"Enter Henn and American legend A.J. Foyt. A.J. was a late entry to the race at the invitation of Bill France Sr. to share a Pepsi sponsored (the races title sponsor) Aston Martin Nimrod with NASCAR star Darrell Waltrip. Foyt originally turned down the offer, but his cancer stricken father encouraged him to head to Florida for a little fun. Foyt accepted the invitation, hoping to win one for his ailing dad. Unfortunately the Nimrod struggled on the Daytona banking and engine failure ended the team’s race after just 121 laps.
"However, the early demise of the Nimrod meant that Foyt was rested and available when dawn broke over a storm-drenched Daytona. Henn was always looking for a good publicity angle. He figured putting Foyt in his Porsche would garner big headlines no matter the outcome. Henn’s crew chief, long time Porsche man Kevin Jeannette, was skeptical of the plan reminding Henn that Foyt the ’67 Le Mans winner had never driven a Porsche in competition. Henn did not care. Foyt was game to race and Preston wanted the headline.
"Wollek finished his last overnight stint and was due to come to the pits right at the time that we were scheduled to do an early morning hourly update. We were going to get to cover A.J. Foyt reentering the race live! For the young buck producer it could not have gotten better!
"Wollek brought the Porsche to the pits live on TBS with the larger than life Foyt waiting to take over the 935. Not satisfied with how quickly Wollek was exiting the car, Foyt grabbed the Frenchman by the epaulets and “lent a helping hand” dragging a sputtering Wollek from the car!Foyt then proceeded to stuff his oversized frame into the Porsche and speed off down the pit lane in a driving rain. Wollek was apoplectic, seeing Ballot-Lena and Henn still in the pit box. Who was that mad man driving his racecar?
"David Hobbs was covering the pit stop for this update and I pushed him to interview Wollek immediately. Hobbs asked Wollek how he felt about a “complete stranger” taking over his car. Wollek’s indignant answer caused my short career to flash before my eyes! “I am upset about it because he doesn’t know the car. He doesn’t know the rain. He doesn’t know anything. We have been working very hard because we had two turbos broken early on and we were 12 laps down, and now we are one lap leading. And Mr. A.J. Foyt is driving for PR; I’m Fu%&ing upset about it!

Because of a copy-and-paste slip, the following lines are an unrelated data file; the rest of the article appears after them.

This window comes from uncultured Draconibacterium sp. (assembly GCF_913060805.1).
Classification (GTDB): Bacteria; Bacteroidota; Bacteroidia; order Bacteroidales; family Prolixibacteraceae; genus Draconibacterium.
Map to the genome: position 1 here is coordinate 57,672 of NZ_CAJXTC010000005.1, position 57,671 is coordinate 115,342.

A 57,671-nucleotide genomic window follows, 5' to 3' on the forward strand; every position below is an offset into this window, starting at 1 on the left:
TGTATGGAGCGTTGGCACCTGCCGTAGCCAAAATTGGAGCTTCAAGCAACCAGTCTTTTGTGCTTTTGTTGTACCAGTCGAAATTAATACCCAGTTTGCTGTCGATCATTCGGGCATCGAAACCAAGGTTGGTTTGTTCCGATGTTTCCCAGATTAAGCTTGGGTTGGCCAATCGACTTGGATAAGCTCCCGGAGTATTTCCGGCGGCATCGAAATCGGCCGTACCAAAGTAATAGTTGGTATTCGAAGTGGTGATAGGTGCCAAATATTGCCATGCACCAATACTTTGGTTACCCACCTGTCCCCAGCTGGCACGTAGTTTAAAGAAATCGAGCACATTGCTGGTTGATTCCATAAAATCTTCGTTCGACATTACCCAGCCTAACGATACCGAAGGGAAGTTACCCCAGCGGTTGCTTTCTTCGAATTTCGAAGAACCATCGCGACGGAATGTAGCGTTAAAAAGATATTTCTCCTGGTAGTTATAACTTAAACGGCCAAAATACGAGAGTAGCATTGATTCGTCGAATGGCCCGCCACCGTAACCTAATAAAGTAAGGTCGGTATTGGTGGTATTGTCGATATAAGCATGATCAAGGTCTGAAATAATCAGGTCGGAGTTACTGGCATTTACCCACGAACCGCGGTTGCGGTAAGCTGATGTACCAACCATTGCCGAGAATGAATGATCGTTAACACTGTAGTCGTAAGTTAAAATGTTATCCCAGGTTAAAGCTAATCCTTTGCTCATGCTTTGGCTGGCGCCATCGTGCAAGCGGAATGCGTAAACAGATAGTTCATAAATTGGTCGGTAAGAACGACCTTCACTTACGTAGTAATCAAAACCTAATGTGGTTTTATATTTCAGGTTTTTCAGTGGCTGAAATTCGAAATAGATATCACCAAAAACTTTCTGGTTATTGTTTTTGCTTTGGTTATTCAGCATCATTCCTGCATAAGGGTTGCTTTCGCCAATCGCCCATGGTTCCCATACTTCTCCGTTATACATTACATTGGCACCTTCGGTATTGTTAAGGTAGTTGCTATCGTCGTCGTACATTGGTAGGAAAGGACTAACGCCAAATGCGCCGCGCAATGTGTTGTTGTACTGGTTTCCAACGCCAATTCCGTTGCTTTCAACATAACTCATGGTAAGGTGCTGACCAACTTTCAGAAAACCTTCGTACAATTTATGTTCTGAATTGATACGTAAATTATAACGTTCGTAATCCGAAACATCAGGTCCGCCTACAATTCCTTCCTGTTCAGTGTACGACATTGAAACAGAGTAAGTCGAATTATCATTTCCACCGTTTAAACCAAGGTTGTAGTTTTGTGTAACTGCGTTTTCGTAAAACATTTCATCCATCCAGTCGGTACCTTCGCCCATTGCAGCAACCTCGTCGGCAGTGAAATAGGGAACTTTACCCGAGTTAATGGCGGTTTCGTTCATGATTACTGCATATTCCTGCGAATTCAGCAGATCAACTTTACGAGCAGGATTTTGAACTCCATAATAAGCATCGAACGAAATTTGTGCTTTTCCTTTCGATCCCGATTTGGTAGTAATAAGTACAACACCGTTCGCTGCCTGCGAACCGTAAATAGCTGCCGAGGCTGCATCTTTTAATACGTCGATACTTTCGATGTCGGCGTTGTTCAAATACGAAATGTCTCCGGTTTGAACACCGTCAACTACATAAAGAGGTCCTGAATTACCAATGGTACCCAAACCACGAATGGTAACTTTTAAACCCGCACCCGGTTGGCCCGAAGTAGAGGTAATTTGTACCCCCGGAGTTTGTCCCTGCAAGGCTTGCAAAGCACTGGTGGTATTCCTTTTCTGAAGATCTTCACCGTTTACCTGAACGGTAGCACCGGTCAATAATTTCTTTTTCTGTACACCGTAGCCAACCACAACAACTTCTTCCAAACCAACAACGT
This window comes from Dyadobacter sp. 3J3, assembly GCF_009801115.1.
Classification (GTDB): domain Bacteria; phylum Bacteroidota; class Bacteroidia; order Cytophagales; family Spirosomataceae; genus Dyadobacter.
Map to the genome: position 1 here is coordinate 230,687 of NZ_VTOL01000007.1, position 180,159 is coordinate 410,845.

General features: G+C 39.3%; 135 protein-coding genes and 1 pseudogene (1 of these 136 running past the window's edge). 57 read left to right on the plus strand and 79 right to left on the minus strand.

"Yup, he dropped the f-bomb live on American television. This was long before we had a delay for live sporting events on cable. As far as I was concerned my career was probably over. I was in-charge and the buck stopped with me! GULP!
"Luckily things were more relaxed in those days on cable. We added the requisite “beep” when re-airing of the interview and all was forgiven.
"It proved to be a dream come true for everyone. I got to lead the coverage of the races biggest moment. Foyt lived up to his star power. He set the fastest lap in the rain in a car he had never seen, sat in, or driven before. He, Wollek and Ballot-Lena built their lead to four laps by the end to grab a hard earned and very famous victory.
"For me the best part of the story came after the race. Foyt had won for his dying father. A happy Wollek accepted Foyt for his ability and credited Super Tex in the winner circle. The two became good friends and partners. In ’85 they claimed a second 24-hour win before completing the Florida double by winning the Sebring 12-hours that same year.
"As for me, I got credit for not panicking during the big moment and told I had “done good” by my earliest mentor and TV father figure, Fred Rheinstein. That ultimately lead to my first solo-producing job for the company the next year at the Miami Grand Prix airing on NBC Sports.
"It really was a good day for all!"